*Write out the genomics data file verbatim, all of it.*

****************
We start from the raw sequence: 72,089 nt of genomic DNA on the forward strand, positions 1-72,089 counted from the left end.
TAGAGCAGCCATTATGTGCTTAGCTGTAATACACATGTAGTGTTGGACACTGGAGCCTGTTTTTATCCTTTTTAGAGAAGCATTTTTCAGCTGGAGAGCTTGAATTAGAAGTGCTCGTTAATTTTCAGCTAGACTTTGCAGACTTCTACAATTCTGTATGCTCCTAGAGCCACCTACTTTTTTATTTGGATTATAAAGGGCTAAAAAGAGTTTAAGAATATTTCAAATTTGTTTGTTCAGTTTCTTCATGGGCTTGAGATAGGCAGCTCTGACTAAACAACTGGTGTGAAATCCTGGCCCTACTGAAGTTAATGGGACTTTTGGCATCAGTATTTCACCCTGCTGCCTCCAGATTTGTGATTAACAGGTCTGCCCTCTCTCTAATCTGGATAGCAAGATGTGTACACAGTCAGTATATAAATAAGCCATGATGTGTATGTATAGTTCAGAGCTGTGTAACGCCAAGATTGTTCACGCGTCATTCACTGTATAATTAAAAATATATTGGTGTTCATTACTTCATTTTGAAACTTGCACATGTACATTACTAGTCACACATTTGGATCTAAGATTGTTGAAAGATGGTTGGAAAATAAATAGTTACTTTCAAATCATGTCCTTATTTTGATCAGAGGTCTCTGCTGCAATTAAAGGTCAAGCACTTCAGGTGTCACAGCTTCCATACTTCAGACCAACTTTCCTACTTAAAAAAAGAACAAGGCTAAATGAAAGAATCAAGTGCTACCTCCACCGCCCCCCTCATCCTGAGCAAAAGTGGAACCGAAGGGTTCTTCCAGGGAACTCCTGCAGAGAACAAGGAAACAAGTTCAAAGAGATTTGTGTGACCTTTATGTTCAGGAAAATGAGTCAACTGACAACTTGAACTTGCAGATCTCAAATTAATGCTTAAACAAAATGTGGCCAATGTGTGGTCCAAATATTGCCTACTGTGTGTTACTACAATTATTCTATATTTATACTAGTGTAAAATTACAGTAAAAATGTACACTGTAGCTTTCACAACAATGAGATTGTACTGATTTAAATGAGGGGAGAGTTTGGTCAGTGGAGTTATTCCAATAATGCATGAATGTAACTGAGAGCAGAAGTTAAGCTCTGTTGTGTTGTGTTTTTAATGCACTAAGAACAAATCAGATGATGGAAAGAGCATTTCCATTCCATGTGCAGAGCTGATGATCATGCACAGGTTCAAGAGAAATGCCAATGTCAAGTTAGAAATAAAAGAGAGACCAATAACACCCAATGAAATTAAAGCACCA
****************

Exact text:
We start from the raw sequence: 72,089 nt of genomic DNA on the forward strand, positions 1-72,089 counted from the left end.
TAGAGCAGCCATTATGTGCTTAGCTGTAATACACATGTAGTGTTGGACACTGGAGCCTGTTTTTATCCTTTTTAGAGAAGCATTTTTCAGCTGGAGAGCTTGAATTAGAAGTGCTCGTTAATTTTCAGCTAGACTTTGCAGACTTCTACAATTCTGTATGCTCCTAGAGCCACCTACTTTTTTATTTGGATTATAAAGGGCTAAAAAGAGTTTAAGAATATTTCAAATTTGTTTGTTCAGTTTCTTCATGGGCTTGAGATAGGCAGCTCTGACTAAACAACTGGTGTGAAATCCTGGCCCTACTGAAGTTAATGGGACTTTTGGCATCAGTATTTCACCCTGCTGCCTCCAGATTTGTGATTAACAGGTCTGCCCTCTCTCTAATCTGGATAGCAAGATGTGTACACAGTCAGTATATAAATAAGCCATGATGTGTATGTATAGTTCAGAGCTGTGTAACGCCAAGATTGTTCACGCGTCATTCACTGTATAATTAAAAATATATTGGTGTTCATTACTTCATTTTGAAACTTGCACATGTACATTACTAGTCACACATTTGGATCTAAGATTGTTGAAAGATGGTTGGAAAATAAATAGTTACTTTCAAATCATGTCCTTATTTTGATCAGAGGTCTCTGCTGCAATTAAAGGTCAAGCACTTCAGGTGTCACAGCTTCCATACTTCAGACCAACTTTCCTACTTAAAAAAAGAACAAGGCTAAATGAAAGAATCAAGTGCTACCTCCACCGCCCCCCTCATCCTGAGCAAAAGTGGAACCGAAGGGTTCTTCCAGGGAACTCCTGCAGAGAACAAGGAAACAAGTTCAAAGAGATTTGTGTGACCTTTATGTTCAGGAAAATGAGTCAACTGACAACTTGAACTTGCAGATCTCAAATTAATGCTTAAACAAAATGTGGCCAATGTGTGGTCCAAATATTGCCTACTGTGTGTTACTACAATTATTCTATATTTATACTAGTGTAAAATTACAGTAAAAATGTACACTGTAGCTTTCACAACAATGAGATTGTACTGATTTAAATGAGGGGAGAGTTTGGTCAGTGGAGTTATTCCAATAATGCATGAATGTAACTGAGAGCAGAAGTTAAGCTCTGTTGTGTTGTGTTTTTAATGCACTAAGAACAAATCAGATGATGGAAAGAGCATTTCCATTCCATGTGCAGAGCTGATGATCATGCACAGGTTCAAGAGAAATGCCAATGTCAAGTTAGAAATAAAAGAGAGACCAATAACACCCAATGAAATTAAAGCACCA